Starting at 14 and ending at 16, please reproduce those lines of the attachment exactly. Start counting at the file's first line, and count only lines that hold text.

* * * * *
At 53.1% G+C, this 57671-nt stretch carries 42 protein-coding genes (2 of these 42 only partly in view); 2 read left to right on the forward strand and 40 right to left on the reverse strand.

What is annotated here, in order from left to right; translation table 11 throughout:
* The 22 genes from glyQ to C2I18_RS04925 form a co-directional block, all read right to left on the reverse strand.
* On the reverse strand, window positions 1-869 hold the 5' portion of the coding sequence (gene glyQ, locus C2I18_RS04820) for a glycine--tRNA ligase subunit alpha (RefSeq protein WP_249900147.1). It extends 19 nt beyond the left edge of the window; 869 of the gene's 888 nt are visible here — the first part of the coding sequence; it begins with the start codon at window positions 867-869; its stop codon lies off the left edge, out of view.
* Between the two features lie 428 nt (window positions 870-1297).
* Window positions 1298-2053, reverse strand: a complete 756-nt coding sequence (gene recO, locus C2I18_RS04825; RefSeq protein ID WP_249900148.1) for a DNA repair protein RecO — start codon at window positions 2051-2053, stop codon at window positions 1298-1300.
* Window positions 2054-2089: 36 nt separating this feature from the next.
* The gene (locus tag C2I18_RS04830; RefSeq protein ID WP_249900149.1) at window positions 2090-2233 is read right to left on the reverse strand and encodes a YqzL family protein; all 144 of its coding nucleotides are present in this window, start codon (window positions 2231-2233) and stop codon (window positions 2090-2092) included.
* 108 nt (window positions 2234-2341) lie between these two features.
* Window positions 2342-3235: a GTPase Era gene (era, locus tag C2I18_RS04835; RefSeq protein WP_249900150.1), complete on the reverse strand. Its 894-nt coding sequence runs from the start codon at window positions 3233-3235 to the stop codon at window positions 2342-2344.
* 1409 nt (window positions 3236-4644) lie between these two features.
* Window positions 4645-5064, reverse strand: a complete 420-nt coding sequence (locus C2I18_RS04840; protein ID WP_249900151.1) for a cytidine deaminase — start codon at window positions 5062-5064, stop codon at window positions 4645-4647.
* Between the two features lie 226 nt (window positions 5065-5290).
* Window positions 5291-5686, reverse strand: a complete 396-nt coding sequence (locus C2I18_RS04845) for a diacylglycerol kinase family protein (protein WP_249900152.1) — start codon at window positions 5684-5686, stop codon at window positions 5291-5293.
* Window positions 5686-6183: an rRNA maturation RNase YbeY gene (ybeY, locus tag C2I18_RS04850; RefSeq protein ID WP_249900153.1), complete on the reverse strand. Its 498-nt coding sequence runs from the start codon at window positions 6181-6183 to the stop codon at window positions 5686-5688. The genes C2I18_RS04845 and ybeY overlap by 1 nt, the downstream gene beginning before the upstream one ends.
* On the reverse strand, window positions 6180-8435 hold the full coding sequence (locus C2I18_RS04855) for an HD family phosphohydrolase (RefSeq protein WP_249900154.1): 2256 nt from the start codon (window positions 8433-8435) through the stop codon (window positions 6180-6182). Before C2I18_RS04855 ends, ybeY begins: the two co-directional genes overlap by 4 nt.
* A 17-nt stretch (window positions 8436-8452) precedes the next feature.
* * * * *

* Window positions 5291-5686, reverse strand: a complete 396-nt coding sequence (locus C2I18_RS04845) for a diacylglycerol kinase family protein (protein WP_249900152.1) — start codon at window positions 5684-5686, stop codon at window positions 5291-5293.
* Window positions 5686-6183: an rRNA maturation RNase YbeY gene (ybeY, locus tag C2I18_RS04850; RefSeq protein ID WP_249900153.1), complete on the reverse strand. Its 498-nt coding sequence runs from the start codon at window positions 6181-6183 to the stop codon at window positions 5686-5688. The genes C2I18_RS04845 and ybeY overlap by 1 nt, the downstream gene beginning before the upstream one ends.
* On the reverse strand, window positions 6180-8435 hold the full coding sequence (locus C2I18_RS04855) for an HD family phosphohydrolase (RefSeq protein WP_249900154.1): 2256 nt from the start codon (window positions 8433-8435) through the stop codon (window positions 6180-6182). Before C2I18_RS04855 ends, ybeY begins: the two co-directional genes overlap by 4 nt.